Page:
The Literature of a Split and a Reunited Nation
The rising conflict between the North and the South that ended in the Civil War was reflected in regional literature. The crusading spirit against Southern slavery in Harriet Beecher Stowe's overwhelmingly successful novel Uncle Tom's Cabin (1852) can be compared with the violent anti-Northern diatribes of William Gilmore Simms. While the Civil War was taking its inexorable course, the case for reunion was set forth by President Abraham Lincoln in that purest and most exact statement of American political ideals, the Gettysburg Address.
Once the war was over, literature gradually regained a national identity amid expanding popularity, as writings of regional origin began to find a mass audience. The stories of the California gold fields by Bret Harte, the rustic novel ( The Hoosier Schoolmaster ; 1871) of Edward Eggleston, the rhymes of James Whitcomb Riley, the New England genre stories of Sarah Orne Jewett and Mary E. Wilkins Freeman, the sketches of Louisiana by George W. Cable, even the romance of the Old South woven by the poetry of Henry Timrod and Sidney Lanier and the fiction of Thomas Nelson Page—all were seized eagerly by the readers of the reunited nation. The outstanding example of genius overcoming any regionalism in scene can be found in many of the works of Mark Twain, most notably in his Huckleberry Finn (1884).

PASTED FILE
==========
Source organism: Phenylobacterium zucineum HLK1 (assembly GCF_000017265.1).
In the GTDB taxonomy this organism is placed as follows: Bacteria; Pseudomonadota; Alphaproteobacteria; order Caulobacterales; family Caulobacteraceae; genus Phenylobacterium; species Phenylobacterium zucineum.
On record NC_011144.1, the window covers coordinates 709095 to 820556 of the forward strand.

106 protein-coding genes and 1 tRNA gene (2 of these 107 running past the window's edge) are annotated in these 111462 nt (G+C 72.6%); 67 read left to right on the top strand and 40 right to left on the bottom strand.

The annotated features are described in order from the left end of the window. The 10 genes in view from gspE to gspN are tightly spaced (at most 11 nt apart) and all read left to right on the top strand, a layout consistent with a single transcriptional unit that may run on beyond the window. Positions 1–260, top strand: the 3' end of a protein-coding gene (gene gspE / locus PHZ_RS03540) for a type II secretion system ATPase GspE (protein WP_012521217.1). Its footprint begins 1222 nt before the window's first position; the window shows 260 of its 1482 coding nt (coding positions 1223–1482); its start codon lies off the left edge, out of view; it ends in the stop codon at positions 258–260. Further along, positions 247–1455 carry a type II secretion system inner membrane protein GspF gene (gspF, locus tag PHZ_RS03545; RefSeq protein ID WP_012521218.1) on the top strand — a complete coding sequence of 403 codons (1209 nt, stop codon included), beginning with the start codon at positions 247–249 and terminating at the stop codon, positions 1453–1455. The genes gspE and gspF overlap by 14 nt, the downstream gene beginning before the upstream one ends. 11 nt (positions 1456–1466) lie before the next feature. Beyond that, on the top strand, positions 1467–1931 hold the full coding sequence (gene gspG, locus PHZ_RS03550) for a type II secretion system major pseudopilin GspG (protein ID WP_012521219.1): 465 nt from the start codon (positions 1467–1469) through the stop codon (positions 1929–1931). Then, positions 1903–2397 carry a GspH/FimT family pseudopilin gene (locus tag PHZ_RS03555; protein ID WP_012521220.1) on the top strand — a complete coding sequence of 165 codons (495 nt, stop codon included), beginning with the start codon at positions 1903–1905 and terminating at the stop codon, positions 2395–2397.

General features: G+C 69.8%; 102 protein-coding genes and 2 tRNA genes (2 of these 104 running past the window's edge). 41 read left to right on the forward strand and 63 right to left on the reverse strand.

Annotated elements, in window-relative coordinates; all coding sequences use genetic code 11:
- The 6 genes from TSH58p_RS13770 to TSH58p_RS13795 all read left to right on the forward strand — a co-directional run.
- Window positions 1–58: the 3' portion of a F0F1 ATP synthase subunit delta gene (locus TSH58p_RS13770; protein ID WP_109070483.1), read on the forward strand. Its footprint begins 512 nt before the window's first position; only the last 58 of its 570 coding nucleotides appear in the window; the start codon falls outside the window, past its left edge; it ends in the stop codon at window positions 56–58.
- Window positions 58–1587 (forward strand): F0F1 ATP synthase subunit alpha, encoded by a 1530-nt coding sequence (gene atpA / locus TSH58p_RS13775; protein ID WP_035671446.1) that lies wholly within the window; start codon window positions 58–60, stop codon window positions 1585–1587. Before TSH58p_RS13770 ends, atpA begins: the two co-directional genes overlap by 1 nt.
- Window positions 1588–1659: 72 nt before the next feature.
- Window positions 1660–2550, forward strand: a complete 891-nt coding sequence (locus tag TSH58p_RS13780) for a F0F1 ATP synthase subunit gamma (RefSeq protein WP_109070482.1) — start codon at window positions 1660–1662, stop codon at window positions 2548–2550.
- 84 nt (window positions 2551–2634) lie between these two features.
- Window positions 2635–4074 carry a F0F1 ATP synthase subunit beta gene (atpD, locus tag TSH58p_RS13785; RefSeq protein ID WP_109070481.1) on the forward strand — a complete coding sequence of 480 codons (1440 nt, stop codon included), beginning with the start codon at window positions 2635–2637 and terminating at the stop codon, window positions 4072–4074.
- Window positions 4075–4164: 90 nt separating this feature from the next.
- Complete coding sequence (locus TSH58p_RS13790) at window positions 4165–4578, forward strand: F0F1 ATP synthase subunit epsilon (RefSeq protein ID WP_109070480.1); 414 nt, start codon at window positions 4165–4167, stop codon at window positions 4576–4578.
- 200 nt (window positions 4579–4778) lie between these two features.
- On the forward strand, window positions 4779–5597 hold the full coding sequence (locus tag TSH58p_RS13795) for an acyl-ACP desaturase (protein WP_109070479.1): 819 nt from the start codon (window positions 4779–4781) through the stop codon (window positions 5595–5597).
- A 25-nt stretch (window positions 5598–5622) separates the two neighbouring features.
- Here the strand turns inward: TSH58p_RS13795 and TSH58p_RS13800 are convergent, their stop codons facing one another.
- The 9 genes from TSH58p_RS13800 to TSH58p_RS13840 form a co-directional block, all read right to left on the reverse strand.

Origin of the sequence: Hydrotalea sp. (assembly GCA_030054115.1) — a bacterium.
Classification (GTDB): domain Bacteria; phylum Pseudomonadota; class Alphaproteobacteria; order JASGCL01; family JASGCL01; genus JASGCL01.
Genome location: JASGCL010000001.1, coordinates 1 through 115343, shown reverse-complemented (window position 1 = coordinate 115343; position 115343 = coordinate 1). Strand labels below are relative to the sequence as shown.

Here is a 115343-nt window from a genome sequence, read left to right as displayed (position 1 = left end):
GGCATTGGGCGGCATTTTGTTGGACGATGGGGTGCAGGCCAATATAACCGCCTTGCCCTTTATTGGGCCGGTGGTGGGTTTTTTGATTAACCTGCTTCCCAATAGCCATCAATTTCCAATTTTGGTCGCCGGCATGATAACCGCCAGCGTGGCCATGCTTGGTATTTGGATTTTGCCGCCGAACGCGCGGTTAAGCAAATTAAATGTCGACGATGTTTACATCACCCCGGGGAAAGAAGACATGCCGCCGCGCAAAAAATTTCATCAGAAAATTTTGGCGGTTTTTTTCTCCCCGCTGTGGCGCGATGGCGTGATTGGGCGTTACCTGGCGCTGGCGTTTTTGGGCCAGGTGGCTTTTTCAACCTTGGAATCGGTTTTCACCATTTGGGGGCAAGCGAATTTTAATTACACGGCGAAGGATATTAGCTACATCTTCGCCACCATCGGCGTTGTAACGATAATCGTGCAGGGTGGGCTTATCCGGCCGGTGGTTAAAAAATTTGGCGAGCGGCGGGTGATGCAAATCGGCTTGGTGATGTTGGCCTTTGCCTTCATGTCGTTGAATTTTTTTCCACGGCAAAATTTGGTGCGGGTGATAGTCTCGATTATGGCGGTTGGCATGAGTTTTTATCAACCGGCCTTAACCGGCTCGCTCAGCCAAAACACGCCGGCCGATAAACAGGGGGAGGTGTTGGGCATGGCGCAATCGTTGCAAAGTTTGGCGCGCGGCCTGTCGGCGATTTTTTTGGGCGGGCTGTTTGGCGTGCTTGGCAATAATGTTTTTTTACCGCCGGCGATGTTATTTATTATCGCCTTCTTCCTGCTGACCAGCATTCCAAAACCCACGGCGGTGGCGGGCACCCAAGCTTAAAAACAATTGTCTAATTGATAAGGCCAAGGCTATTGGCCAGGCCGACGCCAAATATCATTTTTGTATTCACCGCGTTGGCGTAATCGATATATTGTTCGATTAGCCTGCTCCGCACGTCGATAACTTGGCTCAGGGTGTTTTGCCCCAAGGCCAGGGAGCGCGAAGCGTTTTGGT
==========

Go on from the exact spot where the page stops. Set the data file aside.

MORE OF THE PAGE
Drama after the Civil War and into the 20th cent. continued to rely, as it had before, on spectacles, on the plays of Shakespeare, and on some of the works of English and Continental playwrights. A few popular plays such as Uncle Tom's Cabin and Rip Van Winkle were based on American fiction; others were crude melodrama. Realism, however, came to the theater with some of the plays of Bronson Howard, James A. Herne, and William Vaughn Moody.
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The Columbia Electronic Encyclopedia, 6th ed. Copyright © 2012, Columbia University Press. All rights reserved.
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